It’s dawned on me recently that I haven’t been doing as much as I used to do (don’t let the Instagram posts deceive you, 70% of the time, I’m at home alone with my dog). I don’t go to as much gigs as I used to. I don’t go for pints. I don’t go to friends’ houses for tea.
I’m missing out on things. I even missed out on my own birthday this year. My original and totally accessible venue of choice had flooded so the party split. The larger group went to an inaccessible pub and because I didn’t feel like spending my birthday debating with a bouncer that I should be allowed in the basement if I wanted to go to the bathroom at all, four of us went to Whelan’s instead. I was in a foul mood and requested 15 minutes of cursing and blinding Dublin and its shit access.
Over a year ago, I wrote a piece called This Is What Poor Access Means To Me. Being disabled means that I miss out on things because of shit access. When I rock up to restaurants and see the face of the host drop when they realise before I do that I can’t come in, it can really kick your confidence. When a bouncer tells you that it’s illegal for you to go up or downstairs (it’s not), it makes my blood boil. I’m getting really tired of having a short list of pubs, restaurants and cafes that I can visit and the rest of the time, I have to convince people that it’s fine. That I’m fine. It’s not fine.
I recently interviewed Sean Gray* from Is This Venue Accessible, a Washington DC based writer and musician who also uses a walker to walk. We discussed how shitty access in music venues is across the world and that’s when he said this:
“You get into music and art because you want to escape what shitty around you. Or you want to understand it more. Again, I think, when I can’t go to a venue and can’t see that show, it’s not about ‘oh, that place is inaccessible’, that not what it’s about. What it’s really about is that what you are saying to me is I am not allowed to come into this venue.”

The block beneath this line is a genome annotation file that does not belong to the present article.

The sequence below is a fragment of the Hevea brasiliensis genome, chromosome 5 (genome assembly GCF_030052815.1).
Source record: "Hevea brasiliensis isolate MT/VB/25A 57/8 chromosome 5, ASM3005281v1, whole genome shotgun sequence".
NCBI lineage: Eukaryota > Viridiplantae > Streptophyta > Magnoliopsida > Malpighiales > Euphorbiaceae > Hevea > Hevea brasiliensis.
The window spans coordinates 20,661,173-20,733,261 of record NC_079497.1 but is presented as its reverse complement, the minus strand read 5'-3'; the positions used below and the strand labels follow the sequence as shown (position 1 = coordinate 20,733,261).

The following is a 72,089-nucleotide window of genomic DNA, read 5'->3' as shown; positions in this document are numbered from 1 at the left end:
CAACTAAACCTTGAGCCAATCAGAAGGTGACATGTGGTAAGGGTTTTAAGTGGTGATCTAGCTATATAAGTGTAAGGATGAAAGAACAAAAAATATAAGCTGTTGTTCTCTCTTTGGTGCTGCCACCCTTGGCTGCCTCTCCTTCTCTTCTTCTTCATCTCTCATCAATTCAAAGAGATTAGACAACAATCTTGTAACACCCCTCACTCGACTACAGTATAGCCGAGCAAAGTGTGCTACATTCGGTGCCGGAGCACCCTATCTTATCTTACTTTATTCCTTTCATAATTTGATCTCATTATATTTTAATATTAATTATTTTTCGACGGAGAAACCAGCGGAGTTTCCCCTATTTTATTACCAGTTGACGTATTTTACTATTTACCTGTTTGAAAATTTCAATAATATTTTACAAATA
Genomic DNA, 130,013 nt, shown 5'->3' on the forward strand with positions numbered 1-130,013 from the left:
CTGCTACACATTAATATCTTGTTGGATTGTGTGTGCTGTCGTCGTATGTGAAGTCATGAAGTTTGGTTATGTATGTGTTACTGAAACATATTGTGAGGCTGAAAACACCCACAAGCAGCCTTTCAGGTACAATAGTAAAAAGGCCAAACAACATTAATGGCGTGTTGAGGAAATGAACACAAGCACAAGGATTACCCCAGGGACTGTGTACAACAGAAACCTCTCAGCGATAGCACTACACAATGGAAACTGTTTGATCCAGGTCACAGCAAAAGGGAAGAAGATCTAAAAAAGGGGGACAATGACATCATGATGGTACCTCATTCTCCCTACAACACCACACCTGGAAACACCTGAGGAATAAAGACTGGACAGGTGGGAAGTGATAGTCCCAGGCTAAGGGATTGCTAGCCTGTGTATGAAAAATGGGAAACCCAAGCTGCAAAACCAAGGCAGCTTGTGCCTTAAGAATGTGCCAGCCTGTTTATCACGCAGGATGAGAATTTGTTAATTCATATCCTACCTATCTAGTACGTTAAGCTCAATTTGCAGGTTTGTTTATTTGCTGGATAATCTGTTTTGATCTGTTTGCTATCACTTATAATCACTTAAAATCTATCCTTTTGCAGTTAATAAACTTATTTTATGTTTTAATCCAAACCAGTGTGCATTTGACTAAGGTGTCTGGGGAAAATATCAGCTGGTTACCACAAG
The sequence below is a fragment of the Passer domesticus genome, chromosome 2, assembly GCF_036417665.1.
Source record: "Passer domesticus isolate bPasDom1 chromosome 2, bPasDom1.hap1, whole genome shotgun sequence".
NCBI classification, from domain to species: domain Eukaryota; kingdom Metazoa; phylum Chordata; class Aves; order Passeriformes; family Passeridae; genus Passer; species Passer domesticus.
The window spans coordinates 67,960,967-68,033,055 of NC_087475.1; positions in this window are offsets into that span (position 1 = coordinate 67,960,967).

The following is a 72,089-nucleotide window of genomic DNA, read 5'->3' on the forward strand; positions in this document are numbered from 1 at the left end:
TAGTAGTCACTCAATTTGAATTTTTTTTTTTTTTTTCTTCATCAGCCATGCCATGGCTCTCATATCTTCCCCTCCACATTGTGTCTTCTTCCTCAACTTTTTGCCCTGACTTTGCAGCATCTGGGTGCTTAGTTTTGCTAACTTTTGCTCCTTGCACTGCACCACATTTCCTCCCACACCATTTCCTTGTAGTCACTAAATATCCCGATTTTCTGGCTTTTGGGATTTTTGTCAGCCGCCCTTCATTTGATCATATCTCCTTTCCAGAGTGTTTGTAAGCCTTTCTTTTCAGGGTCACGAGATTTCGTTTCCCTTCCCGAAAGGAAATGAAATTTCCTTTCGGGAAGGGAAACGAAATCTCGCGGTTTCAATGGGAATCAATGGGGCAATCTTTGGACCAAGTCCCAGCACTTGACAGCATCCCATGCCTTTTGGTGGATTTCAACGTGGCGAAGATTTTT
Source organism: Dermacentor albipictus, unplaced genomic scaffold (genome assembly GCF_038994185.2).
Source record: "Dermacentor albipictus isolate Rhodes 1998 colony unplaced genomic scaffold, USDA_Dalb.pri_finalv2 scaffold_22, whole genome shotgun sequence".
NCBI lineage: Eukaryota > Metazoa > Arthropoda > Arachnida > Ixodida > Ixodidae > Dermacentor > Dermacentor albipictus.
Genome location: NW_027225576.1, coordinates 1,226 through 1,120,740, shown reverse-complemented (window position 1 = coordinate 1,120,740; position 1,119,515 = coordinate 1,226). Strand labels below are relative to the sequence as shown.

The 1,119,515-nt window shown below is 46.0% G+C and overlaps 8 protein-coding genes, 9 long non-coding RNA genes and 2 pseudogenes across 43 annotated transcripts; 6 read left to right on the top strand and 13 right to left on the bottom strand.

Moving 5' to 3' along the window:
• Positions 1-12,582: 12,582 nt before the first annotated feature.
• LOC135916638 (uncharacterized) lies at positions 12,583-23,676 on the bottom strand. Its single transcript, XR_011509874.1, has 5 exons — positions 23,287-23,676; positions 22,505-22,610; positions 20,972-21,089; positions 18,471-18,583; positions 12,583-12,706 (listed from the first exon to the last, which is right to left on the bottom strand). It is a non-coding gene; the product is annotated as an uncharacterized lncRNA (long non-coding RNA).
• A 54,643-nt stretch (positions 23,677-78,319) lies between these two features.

That has stuck with me.
I used to always say that I can’t go to places but now I realise that I’m not allowed. My options are limited and I am really, really tired of it.
So tired that I’ve decided to branch out a little bit with Legless and start doing a spot of access consultancy for music events. When Body & Soul reached out to me to learn more about access and when Hard Working Class Heroes released discounted ticket rates for people with mobility issues when I tweeted them, I realised that it’s possible to change how we view access.
Building regulations are so bloody difficult to work around but with music events, we can go outside or keep an eye out for the perfect venue while using almost perfect venues and providing all the access information that gig goers with disabilities need. So far, I’m working with one fantastic promoter and things are looking good.
Even though it’s not going to improve the physical infrastructure of venues, hopefully it will reduce heated arguments with bouncers, the feeling of extreme guilt when staff realise that there’s nothing that they can do to help and, more importantly, the horrible feeling you get when you have to leave a night early because no one knew how to include you.
I’m starting small but it’s happening.
If you interested in this service, you can contact me on firstname.lastname@example.org
*The rest of this interview will be up soon.